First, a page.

We looked around. Amy became excited when she spotted pink flowers in a picture, pink crayons and pens and pink on Irene’s shoes.
“My shoes have pink on them too,” she said.
She pulled out the tag to show Irene.
“Yes, they do,” Irene said.
“Do you want to come up with a place where you can feel safe?”
“No place is safe.”
“Maybe not outside, but you could come up with an inside place where you can be safe.”
Amy didn’t know what she wanted to do. She felt scared. What if she couldn’t come up with a safe place.
“There is no safe place,” she said.
“We can create one.”
“How do you do that?”
“Is there somewhere you like to be?”
“Somewhere where no one will hurt me.”
“Where is that?”
“Okay, a library. What else do you want to have at this library?”
“I want it to have locked doors and only I have the key to keep all of the bad guys out.”
“Great idea. What else?”
“How about some windows and nice light? And a swing set. And it to be inside and outside at the same time.”
“What about chairs?”
“I want lots of different kinds of chairs. Bean bag chairs. Oh, and a trampoline and lots of kids’ books.
“Great, that sounds wonderful. Can you go there now?”
Amy didn’t know. She was a little afraid. “But, what if I don’t even feel safe there?”
“Well, let’s see when we get there.”
“How do I get there?”
“With your imagination.”
“Do I have to close my eyes?”
“Only if you feel comfortable closing your eyes.”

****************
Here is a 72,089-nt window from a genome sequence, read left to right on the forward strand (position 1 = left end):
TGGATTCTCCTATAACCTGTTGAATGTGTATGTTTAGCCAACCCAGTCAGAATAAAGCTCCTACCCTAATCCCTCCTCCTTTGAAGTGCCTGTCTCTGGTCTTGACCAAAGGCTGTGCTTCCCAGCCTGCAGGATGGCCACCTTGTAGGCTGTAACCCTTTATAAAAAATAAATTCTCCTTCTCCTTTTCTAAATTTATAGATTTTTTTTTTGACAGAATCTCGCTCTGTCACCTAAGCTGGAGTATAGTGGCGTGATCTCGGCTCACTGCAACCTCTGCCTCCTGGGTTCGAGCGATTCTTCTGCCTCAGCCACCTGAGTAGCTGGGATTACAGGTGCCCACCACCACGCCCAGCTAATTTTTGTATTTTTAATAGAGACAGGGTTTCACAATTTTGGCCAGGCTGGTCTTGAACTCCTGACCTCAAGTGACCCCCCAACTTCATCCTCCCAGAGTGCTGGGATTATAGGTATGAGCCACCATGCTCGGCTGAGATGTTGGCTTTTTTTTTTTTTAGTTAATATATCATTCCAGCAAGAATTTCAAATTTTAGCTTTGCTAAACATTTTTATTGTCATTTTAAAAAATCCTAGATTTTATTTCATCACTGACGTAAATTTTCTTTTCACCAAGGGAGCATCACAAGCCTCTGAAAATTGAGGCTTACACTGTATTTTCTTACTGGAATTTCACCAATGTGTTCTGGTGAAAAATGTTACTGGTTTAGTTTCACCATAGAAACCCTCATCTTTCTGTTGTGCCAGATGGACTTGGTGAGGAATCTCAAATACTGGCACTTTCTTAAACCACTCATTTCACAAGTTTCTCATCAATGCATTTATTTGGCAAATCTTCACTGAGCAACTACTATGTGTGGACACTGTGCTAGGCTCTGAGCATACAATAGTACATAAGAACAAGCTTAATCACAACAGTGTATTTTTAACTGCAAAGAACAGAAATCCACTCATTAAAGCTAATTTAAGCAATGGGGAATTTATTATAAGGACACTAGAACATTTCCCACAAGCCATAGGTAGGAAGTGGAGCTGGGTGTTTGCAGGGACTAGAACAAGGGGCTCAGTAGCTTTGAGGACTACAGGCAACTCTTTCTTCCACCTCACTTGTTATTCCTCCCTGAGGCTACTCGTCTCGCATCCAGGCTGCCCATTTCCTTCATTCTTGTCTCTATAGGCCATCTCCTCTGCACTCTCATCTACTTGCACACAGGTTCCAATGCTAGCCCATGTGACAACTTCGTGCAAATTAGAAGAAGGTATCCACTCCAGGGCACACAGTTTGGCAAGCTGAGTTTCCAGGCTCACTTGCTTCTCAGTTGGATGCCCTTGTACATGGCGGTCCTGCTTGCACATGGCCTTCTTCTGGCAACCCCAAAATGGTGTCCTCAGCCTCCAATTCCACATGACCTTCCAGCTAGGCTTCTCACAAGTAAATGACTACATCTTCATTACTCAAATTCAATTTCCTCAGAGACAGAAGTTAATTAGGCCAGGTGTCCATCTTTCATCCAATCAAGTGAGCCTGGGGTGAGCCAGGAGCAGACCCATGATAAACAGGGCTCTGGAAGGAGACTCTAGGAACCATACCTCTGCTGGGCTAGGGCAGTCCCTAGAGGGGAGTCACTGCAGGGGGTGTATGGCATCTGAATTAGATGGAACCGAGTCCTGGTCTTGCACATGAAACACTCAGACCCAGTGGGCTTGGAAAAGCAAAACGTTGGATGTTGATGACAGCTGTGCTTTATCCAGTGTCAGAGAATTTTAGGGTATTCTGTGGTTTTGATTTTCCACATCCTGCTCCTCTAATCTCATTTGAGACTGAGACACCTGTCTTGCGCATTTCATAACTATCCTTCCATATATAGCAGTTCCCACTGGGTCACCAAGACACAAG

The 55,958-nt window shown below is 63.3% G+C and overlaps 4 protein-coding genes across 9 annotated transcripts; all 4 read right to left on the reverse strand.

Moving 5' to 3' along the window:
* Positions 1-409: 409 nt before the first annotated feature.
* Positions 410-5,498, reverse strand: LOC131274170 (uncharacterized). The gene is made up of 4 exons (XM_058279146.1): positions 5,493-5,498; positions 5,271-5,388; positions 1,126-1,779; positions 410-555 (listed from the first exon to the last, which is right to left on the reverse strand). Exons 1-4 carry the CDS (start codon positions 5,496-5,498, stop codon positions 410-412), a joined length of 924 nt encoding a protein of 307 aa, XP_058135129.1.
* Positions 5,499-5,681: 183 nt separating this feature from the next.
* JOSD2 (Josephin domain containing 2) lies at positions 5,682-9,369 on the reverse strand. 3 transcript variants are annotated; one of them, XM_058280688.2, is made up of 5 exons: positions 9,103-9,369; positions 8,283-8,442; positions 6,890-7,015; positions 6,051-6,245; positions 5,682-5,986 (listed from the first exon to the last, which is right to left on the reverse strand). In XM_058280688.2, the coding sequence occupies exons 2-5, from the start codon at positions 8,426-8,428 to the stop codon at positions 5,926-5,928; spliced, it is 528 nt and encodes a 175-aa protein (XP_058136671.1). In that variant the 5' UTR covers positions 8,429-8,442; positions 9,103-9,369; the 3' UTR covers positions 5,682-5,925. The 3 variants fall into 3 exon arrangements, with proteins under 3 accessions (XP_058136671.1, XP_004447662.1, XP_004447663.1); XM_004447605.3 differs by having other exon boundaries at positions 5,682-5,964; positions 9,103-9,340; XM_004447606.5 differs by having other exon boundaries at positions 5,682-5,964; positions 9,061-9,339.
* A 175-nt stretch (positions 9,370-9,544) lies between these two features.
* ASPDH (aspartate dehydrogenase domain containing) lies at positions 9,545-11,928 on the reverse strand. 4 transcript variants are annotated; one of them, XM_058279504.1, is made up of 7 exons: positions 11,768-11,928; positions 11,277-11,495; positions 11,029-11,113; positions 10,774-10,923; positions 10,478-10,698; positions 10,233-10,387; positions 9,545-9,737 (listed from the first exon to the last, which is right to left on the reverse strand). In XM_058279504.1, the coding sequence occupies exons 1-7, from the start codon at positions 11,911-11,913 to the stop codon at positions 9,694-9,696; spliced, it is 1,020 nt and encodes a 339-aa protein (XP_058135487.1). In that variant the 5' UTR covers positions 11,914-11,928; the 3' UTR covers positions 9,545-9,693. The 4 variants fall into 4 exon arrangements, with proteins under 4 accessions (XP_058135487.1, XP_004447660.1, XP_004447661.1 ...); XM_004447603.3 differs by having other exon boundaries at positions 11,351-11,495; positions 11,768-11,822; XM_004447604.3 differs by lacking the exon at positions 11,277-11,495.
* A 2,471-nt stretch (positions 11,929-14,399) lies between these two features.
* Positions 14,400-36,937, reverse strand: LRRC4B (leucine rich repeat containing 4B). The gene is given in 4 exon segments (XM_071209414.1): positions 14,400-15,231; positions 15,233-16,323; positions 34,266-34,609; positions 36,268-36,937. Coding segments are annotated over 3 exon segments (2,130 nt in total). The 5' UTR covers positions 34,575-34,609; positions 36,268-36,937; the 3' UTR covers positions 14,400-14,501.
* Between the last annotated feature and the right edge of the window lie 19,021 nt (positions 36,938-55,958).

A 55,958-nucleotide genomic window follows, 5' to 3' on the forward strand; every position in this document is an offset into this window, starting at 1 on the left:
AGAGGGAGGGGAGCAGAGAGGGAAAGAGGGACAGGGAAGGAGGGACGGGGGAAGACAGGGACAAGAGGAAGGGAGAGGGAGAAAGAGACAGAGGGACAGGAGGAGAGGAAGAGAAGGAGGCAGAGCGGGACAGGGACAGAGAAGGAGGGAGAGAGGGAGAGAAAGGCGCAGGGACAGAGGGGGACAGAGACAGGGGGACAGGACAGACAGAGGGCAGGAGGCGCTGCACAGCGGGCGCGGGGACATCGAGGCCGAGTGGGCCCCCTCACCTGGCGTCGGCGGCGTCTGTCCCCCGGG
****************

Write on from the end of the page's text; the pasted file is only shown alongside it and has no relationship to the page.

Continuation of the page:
“I don’t want to close them.”
“That’s fine. Can you go in your head?”
Amy thought in her mind of the library. It was wonderfully spacious. And there are kitties in it too. And trees, it is like no place she’s ever been and a swing set. And a slide and merry-go-round. “I love the kitties they are nice kitties that make me feel happy. I like to play with them with string and they have fun.”
“Good, good. How do you feel being there?”
“Okay, that’s wonderful. Now when you are scared imagine your library. That no one can hurt you there because all of the doors are locked and only you have the key.”
“Do you want to have any people there?”
“Yes, I want you to be there, but only when I want you to be there.”
“Will you come?”
“Yes, I will.”
“You can imagine me anytime you want and I will always be there in your imagination. Maybe I should talk to Jillian now.”
“Nice talking to you.”
I was distracted. And didn’t know how to write fast or talk fast I was frozen in my own place of bliss and she was calling me back, but, I didn’t want to come back. So, I just kept being floaty. Until Amy left and then there was no choice. I came back to the front. And I saw the room and it shrunk in size as I came back.
“Oh, there you are?” she said
“Yeah, I’m here.”
“How are you doing?”
“How was it for you to have Amy come up with a safe place?”
“It was fine.”
“Do you feel that you can help her go there when she gets scared?”
“When you feel overwhelmed it is probably the kids having those feelings. And they need your help.”
“Yeah, but it’s so hard. Those feelings feel like mine.”
“Yes, I know. But ask inside and see who is having a hard time.”
“Okay, well, we are getting to the end of our time now. How are you feeling?”